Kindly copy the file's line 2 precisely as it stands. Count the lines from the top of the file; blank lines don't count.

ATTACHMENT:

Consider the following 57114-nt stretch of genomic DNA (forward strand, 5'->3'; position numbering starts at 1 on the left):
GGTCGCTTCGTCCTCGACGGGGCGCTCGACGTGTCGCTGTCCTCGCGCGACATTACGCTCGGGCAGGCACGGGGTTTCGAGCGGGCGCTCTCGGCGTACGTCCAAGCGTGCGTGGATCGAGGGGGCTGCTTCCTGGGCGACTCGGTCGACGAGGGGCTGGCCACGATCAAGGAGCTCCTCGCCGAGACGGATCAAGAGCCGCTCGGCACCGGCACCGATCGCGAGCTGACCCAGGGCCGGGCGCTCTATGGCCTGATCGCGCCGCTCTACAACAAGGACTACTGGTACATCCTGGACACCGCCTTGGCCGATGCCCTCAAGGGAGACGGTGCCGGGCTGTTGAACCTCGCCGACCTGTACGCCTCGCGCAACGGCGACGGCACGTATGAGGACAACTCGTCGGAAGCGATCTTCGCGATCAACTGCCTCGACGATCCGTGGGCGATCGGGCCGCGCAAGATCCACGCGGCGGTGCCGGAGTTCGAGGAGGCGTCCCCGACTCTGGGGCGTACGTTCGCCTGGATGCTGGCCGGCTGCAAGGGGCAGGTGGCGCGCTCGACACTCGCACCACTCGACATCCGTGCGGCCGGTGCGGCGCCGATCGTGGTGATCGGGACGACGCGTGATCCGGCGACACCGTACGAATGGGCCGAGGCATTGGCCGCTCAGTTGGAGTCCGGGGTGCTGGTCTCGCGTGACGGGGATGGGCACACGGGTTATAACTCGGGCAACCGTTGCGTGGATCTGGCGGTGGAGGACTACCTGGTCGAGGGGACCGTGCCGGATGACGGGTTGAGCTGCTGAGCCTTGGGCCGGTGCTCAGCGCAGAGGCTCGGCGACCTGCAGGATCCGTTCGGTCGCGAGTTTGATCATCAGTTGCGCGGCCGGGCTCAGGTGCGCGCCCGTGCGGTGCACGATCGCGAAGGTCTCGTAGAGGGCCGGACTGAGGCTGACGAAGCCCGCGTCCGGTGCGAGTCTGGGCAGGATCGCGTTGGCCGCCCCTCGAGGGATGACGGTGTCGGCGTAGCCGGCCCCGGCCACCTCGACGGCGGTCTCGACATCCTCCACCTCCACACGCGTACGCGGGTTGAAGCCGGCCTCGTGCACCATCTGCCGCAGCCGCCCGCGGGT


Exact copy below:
GGTCGCTTCGTCCTCGACGGGGCGCTCGACGTGTCGCTGTCCTCGCGCGACATTACGCTCGGGCAGGCACGGGGTTTCGAGCGGGCGCTCTCGGCGTACGTCCAAGCGTGCGTGGATCGAGGGGGCTGCTTCCTGGGCGACTCGGTCGACGAGGGGCTGGCCACGATCAAGGAGCTCCTCGCCGAGACGGATCAAGAGCCGCTCGGCACCGGCACCGATCGCGAGCTGACCCAGGGCCGGGCGCTCTATGGCCTGATCGCGCCGCTCTACAACAAGGACTACTGGTACATCCTGGACACCGCCTTGGCCGATGCCCTCAAGGGAGACGGTGCCGGGCTGTTGAACCTCGCCGACCTGTACGCCTCGCGCAACGGCGACGGCACGTATGAGGACAACTCGTCGGAAGCGATCTTCGCGATCAACTGCCTCGACGATCCGTGGGCGATCGGGCCGCGCAAGATCCACGCGGCGGTGCCGGAGTTCGAGGAGGCGTCCCCGACTCTGGGGCGTACGTTCGCCTGGATGCTGGCCGGCTGCAAGGGGCAGGTGGCGCGCTCGACACTCGCACCACTCGACATCCGTGCGGCCGGTGCGGCGCCGATCGTGGTGATCGGGACGACGCGTGATCCGGCGACACCGTACGAATGGGCCGAGGCATTGGCCGCTCAGTTGGAGTCCGGGGTGCTGGTCTCGCGTGACGGGGATGGGCACACGGGTTATAACTCGGGCAACCGTTGCGTGGATCTGGCGGTGGAGGACTACCTGGTCGAGGGGACCGTGCCGGATGACGGGTTGAGCTGCTGAGCCTTGGGCCGGTGCTCAGCGCAGAGGCTCGGCGACCTGCAGGATCCGTTCGGTCGCGAGTTTGATCATCAGTTGCGCGGCCGGGCTCAGGTGCGCGCCCGTGCGGTGCACGATCGCGAAGGTCTCGTAGAGGGCCGGACTGAGGCTGACGAAGCCCGCGTCCGGTGCGAGTCTGGGCAGGATCGCGTTGGCCGCCCCTCGAGGGATGACGGTGTCGGCGTAGCCGGCCCCGGCCACCTCGACGGCGGTCTCGACATCCTCCACCTCCACACGCGTACGCGGGTTGAAGCCGGCCTCGTGCACCATCTGCCGCAGCCGCCCGCGGGT